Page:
- The Royal College of Paediatrics and Child Health provides growth charts for weight and length/height from birth to age 4 years that are based on WHO 2006 growth standards and have been adapted for use in the UK
- The CDC Web site provides information on overweight and obesity in adults and children, including definitions, causes, and data
- The CDC also provide information on the role of genes in causing obesity.
- The World Health Organization publishes a fact sheet on obesity, overweight and weight management, including links to childhood overweight and obesity
- Wikipedia includes an article on childhood obesity (note that Wikipedia is a free online encyclopedia that anyone can edit; available in several languages)
The increasing prevalence of overweight and obesity even in young preschool children  highlights the need to understand the very early determinants and potential targets for prevention of obesity. It has been proposed that there are certain critical periods in childhood for the development of obesity, including gestation and early infancy, the period of adiposity rebound between ages 5 and 7 years, and adolescence . However, the relevance of overweight and obesity in infants and very young children to adult obesity and its comorbidities is unclear . Common genetic variation associated with adult obesity may provide an opportunity to identify the timing of childhood weight changes that are associated with later obesity risk.
Recent technological advances and the massive increases in scale and statistical rigour of genome-wide association (GWA) studies has allowed the identification of common genetic variants associated with adult BMI and obesity risk that are consistently replicable in other populations. The first such common genetic variation shown to be associated with adult body mass index (BMI) was in the FTO gene region, published in 2007 by Frayling et al. . This was closely followed by variation downstream of MC4R in 2008 . Several further loci, in or near TMEM18, GNPDA2, KCTD15, NEGR1, BDNF, ETV5, MTCH2, and SH2B1, were recently reported to be adult obesity risk variants by studies from the GIANT international consortium  and the deCODE Genetics group .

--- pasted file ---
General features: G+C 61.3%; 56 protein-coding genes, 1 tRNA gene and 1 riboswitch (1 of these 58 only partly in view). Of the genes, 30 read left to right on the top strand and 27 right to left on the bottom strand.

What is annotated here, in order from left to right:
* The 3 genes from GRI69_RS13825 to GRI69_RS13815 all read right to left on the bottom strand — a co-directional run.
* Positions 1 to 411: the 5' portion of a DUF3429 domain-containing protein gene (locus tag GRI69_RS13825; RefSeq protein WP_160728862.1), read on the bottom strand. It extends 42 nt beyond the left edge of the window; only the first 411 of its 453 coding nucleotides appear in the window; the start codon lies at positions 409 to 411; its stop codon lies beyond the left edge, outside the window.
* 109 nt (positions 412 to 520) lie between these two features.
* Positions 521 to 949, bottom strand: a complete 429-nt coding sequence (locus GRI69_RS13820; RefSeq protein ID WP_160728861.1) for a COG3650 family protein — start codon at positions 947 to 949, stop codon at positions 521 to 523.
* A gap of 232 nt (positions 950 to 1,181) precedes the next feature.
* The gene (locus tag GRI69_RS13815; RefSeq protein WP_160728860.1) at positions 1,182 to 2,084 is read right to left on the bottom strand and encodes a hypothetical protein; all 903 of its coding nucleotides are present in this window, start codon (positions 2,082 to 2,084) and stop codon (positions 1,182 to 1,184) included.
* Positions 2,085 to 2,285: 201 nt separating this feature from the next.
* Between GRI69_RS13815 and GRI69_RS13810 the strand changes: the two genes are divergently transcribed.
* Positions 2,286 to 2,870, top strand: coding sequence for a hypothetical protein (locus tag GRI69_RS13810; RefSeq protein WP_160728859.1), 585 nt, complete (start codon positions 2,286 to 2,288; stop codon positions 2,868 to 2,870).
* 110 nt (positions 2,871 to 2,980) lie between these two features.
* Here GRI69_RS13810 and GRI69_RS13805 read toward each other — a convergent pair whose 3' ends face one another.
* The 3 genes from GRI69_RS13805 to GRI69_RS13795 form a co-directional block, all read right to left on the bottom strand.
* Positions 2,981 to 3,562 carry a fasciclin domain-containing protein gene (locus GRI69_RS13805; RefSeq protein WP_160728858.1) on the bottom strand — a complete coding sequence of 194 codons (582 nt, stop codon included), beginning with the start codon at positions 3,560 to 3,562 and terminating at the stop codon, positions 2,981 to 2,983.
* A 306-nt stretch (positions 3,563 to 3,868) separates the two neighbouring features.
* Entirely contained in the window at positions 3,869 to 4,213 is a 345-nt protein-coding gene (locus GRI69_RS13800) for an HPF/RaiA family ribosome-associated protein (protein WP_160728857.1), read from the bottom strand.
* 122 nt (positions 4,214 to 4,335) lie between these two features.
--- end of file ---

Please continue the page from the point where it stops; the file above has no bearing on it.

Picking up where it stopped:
To date all the published GWA-BMI studies primarily focussed on the association with adult BMI. The initial reports of common variants in/near to FTO and MC4R also included a demonstration of their relevance to childhood BMI and childhood obesity ,, and these have since been confirmed in other childhood studies ,. A further four of the six new variants for adult BMI identified by the GIANT consortium also showed association with childhood BMI and/or childhood obesity (TMEM18, GNPDA2, KCTD15, and NEGR1) . However, the joint publication by deCODE Genetics did not include any childhood populations .
Although cross-sectional associations with childhood BMI have been reported –, the effects for most of these obesity risk variants on the rate of growth and weight gain during infancy and childhood have not yet been established. Data from the population-based Avon Longitudinal Study of Parents and Children (ALSPAC) birth cohort and other childhood obesity studies have shown the relevance of individual variants in FTO , MC4R , TMEM18, GNPDA2, KCTD15, and NEGR1  for childhood BMI and body fat mass. By further analysing these adult obesity susceptibility loci in the ALSPAC birth cohort, with the addition of variants in BDNF and ETV5 , we aimed to identify the specific timing of childhood weight gain and growth associated with adult obesity risk. As the effects of individual variants are small (in the original studies of adult BMI the replication populations numbered in the tens of thousands –), we used a composite score of obesity risk alleles to maximise statistical power and reduce multiple testing.
ALSPAC is a prospective study that has been described in detail elsewhere  (http://www.alspac.bris.ac.uk). Briefly, 14,541 pregnant women living in one of three Bristol-based health districts in the former County of Avon with an expected delivery date between April 1991 and December 1992 were enrolled in the study. Detailed information has been collected using self-administered questionnaires, data extraction from medical notes, and linkage to routine information systems and at research clinics. Ethical approval for the study was obtained from the ALSPAC Law and Ethics Committee and Local Research Ethics Committees.